A Benefit Period or Plan is the maximum period for which benefits would be paid for any one disability. Frequently, the benefit period is a stated number of years (e.g. Five years for accident and sickness). Some plans call for benefits to a specific age (e.g. To Age 65). Frequently benefit periods reduce for disabilities commencing after a certain age. For example, a benefit period to age 65 may provide two years of benefits for disabilities that start between age 63 and 70.

What does SSNRA mean?

SSNRA means Social Security Normal Retirement Age, the age set by federal law at which full Social Security retirement benefits are payable.  For individuals born after 1943, this is later than age 65.
Are the disability insurance premiums tax deductible?

Whether or not premiums are tax deductible depends on how the premium is paid. If benefits are paid for by a professional corporation, for example, the premiums can be tax deductible. Generally, premiums paid by individuals are not tax deductible while, in this circumstance, disability income benefits would be tax-free to the insured. For more information concerning tax deductibility, please contact our customer service department and/or your tax or legal advisor.
Are the disability insurance benefits subject to income tax?

Generally benefits received from disability insurance paid for by individuals with after-tax premium dollars are received income tax free. If premiums were paid for and deducted by a Professional Corporation (PC), the benefits would be subject to FICA and Medicare withholding as well as income tax. For more information about taxability of disability payments, please contact our customer service area and/or consult with your legal or tax advisor.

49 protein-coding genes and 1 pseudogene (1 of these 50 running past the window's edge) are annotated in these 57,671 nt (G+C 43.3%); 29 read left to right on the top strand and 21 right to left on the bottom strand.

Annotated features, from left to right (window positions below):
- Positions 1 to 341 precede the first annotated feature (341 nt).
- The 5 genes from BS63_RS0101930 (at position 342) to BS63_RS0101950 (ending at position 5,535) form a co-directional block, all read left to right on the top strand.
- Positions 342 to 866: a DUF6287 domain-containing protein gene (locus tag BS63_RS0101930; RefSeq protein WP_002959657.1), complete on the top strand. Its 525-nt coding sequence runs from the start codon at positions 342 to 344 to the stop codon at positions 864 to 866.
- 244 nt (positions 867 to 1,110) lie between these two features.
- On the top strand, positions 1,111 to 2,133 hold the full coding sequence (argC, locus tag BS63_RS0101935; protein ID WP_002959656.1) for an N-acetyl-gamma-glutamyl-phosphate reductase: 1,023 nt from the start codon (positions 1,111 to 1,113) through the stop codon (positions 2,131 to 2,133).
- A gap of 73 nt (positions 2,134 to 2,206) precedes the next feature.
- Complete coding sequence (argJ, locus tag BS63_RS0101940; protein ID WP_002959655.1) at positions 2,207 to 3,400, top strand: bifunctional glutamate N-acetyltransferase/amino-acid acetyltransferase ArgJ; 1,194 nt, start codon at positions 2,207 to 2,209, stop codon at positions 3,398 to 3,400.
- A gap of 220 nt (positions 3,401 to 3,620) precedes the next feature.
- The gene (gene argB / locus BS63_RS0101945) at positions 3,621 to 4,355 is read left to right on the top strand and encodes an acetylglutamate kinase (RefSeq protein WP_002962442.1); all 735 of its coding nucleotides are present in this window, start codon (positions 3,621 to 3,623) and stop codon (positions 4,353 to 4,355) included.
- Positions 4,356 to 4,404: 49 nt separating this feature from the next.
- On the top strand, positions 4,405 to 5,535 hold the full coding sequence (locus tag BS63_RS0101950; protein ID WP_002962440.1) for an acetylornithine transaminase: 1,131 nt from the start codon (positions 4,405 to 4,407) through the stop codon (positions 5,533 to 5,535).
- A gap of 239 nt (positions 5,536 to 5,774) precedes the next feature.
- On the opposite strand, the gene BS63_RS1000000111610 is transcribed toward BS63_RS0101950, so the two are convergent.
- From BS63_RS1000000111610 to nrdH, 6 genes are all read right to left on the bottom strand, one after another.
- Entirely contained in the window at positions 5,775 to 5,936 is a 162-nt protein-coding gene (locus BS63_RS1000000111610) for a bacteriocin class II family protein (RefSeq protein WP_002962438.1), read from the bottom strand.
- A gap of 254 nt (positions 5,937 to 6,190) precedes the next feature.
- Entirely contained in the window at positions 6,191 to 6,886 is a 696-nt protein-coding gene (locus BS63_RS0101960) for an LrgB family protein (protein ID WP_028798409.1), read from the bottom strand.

My employer carries disability income insurance on me. Should I consider buying a policy on my own?
There are many reasons why it may be in your best interest to consider buying a policy on your own. For example, if you ever change employment, your current coverage would likely end, and your new employer might not provide disability coverage.  And at that point, if you have had an unforeseen health issue arise, you may not be insurable and may be unable to obtain personal coverage.  Also, employer-provided coverage is generally capped at a certain amount of benefit per month.  For many professionals, this can leave a significant amount of income uninsured.

What is Waiver of Premium?
A Waiver of Premium Benefit waives payment of premiums during your disability claim, after six continuous months of disability for which benefits are payable, while keeping the policy in force.  Some policies provide waiver of premium for a disability commencing before a specific age (e.g., Age 60).


A Guaranteed Purchase Option is an optional benefit that allows you to increase your monthly benefit at certain specified dates regardless of future medical insurability. The GPO will allow you to increase on the second, fourth, six and eighth annual renewal of your policy.  This is an important option for a young professional to consider, as his or her income is likely to rise.  This option guards against the possibility of a future health issue preventing the insured from adding more coverage to protect increases in income.